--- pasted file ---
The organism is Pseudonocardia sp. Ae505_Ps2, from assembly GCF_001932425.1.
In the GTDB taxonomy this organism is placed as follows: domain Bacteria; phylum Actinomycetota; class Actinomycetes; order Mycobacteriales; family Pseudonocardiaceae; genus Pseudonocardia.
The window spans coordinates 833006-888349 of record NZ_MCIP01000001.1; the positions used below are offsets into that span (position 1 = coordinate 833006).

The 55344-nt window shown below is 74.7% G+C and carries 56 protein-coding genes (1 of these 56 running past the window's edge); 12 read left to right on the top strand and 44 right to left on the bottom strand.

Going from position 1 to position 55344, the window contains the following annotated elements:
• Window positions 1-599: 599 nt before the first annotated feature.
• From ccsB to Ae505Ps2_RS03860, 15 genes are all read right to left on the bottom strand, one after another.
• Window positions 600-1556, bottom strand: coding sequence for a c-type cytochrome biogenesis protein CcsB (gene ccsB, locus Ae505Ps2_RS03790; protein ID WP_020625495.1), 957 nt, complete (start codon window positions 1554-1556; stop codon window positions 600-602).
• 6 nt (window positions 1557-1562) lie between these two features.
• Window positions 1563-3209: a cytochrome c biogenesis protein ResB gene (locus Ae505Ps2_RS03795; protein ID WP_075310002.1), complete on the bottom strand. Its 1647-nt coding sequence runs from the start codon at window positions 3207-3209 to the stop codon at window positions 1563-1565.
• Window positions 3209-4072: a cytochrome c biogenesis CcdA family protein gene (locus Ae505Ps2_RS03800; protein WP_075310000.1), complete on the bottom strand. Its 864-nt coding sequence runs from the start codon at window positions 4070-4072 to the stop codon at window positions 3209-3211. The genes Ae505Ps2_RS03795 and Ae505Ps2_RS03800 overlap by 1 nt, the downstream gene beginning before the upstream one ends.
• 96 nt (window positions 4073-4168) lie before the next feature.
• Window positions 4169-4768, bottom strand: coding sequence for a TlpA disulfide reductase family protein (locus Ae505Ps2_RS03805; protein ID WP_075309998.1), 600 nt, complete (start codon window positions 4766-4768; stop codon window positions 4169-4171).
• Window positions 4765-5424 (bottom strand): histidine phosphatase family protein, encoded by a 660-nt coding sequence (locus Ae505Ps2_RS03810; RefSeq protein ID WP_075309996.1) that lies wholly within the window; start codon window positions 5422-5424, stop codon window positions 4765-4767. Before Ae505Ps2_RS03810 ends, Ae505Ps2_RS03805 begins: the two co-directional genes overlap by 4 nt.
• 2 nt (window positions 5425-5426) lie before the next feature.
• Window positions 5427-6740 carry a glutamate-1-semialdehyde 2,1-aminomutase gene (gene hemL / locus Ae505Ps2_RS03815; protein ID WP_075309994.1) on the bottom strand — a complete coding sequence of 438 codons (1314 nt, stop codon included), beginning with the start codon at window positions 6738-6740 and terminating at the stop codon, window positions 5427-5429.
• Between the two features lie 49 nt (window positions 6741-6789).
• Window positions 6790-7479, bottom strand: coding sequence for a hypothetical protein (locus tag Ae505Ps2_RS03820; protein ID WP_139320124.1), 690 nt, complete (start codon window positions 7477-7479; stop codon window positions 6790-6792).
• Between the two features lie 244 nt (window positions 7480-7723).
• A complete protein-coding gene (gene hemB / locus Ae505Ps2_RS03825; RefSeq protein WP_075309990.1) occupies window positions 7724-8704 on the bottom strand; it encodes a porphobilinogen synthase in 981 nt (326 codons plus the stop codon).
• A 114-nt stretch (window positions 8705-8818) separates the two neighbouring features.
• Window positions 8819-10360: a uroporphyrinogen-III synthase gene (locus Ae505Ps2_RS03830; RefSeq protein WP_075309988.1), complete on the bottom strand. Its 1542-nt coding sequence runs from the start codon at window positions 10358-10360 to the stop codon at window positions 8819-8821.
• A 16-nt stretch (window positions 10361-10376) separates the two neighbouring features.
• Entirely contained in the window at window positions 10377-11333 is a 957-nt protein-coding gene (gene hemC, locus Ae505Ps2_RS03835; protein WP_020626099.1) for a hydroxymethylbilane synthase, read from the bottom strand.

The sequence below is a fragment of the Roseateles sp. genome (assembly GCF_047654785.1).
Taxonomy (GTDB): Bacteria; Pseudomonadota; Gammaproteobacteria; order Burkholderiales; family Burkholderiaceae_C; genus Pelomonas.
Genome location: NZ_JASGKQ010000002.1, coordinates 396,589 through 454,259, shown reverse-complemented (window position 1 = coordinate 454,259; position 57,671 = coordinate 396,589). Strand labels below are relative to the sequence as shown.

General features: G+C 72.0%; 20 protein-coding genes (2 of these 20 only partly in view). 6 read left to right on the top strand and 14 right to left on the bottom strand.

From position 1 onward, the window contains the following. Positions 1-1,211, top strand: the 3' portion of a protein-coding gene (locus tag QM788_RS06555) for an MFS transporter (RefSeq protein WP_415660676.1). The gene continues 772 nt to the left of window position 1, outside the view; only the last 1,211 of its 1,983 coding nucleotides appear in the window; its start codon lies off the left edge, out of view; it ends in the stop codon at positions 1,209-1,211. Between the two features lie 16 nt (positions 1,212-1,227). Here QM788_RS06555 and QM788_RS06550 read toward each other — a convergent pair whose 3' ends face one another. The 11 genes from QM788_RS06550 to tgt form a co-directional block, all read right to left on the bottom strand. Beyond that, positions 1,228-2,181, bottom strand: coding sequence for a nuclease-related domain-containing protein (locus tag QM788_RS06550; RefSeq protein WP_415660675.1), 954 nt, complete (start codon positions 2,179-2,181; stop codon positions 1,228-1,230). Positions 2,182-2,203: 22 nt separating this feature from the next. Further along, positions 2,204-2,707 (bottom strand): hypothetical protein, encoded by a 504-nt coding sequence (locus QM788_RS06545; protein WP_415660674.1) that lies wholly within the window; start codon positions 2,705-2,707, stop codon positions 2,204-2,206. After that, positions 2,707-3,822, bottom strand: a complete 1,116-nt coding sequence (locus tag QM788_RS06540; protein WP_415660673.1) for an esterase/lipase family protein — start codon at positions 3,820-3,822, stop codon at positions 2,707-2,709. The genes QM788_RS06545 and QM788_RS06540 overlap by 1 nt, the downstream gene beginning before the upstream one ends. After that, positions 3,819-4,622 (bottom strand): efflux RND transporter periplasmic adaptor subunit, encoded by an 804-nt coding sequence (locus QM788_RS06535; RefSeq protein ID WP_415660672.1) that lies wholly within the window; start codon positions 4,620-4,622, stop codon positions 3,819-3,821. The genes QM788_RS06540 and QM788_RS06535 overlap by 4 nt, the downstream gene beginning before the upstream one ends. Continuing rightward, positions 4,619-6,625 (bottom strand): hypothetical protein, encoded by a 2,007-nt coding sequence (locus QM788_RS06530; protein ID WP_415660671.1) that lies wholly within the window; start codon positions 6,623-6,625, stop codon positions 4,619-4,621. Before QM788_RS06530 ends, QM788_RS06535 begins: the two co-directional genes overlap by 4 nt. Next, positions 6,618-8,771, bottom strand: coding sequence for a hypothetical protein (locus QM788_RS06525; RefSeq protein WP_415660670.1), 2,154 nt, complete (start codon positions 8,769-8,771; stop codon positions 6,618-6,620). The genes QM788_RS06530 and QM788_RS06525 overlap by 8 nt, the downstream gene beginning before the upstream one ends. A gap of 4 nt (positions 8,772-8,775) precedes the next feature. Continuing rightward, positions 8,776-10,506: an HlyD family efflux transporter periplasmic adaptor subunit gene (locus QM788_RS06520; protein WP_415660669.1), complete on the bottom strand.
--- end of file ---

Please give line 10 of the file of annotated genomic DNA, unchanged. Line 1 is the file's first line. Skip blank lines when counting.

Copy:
• Window positions 1563-3209: a cytochrome c biogenesis protein ResB gene (locus Ae505Ps2_RS03795; protein ID WP_075310002.1), complete on the bottom strand. Its 1647-nt coding sequence runs from the start codon at window positions 3207-3209 to the stop codon at window positions 1563-1565.